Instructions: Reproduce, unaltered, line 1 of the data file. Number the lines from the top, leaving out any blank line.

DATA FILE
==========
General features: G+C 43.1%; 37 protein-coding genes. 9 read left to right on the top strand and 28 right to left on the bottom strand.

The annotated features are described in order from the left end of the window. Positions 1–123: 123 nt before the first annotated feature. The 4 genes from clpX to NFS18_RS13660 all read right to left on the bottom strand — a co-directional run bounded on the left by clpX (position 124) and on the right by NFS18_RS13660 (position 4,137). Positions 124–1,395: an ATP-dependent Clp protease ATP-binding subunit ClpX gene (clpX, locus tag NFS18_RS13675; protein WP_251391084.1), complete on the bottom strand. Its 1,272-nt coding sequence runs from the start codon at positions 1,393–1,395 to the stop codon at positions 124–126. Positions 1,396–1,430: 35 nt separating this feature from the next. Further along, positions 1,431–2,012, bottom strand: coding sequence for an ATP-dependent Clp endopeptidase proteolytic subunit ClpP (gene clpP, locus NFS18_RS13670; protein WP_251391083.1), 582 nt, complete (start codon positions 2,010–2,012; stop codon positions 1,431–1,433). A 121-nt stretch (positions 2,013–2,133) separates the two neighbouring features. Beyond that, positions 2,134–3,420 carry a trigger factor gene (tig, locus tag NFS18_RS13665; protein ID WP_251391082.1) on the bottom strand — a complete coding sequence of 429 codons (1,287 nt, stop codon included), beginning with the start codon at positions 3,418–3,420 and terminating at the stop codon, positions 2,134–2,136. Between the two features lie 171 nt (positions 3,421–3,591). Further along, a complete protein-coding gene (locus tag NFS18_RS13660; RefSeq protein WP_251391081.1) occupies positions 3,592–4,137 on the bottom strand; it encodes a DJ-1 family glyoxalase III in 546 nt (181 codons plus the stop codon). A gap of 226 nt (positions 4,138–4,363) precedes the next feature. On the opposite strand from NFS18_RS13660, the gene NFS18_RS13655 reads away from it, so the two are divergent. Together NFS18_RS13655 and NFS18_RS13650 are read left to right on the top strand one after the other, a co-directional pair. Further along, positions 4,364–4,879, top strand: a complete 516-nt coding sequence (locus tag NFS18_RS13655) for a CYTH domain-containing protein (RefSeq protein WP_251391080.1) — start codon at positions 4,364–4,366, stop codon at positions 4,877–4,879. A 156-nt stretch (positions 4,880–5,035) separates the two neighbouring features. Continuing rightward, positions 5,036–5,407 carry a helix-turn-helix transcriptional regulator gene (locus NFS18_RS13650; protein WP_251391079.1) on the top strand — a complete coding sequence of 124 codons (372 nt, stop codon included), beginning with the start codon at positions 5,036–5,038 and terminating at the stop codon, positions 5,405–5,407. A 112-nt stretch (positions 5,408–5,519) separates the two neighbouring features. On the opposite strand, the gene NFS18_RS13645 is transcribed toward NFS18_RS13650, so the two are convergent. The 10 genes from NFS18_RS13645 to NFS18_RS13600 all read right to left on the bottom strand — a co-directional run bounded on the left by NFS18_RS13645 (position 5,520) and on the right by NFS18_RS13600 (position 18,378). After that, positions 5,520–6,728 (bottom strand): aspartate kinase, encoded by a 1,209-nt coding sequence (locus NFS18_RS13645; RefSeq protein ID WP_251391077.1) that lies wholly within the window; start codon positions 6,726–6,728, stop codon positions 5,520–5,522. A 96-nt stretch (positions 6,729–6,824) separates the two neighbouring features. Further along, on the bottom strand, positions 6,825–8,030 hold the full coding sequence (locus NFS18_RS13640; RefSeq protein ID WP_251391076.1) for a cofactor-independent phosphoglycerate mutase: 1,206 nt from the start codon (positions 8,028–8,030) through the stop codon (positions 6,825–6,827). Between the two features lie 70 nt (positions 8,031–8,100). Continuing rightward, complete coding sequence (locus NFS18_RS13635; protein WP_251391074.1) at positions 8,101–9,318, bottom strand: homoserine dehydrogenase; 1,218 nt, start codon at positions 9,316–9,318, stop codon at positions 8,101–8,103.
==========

General features: G+C 43.1%; 37 protein-coding genes. 9 read left to right on the top strand and 28 right to left on the bottom strand.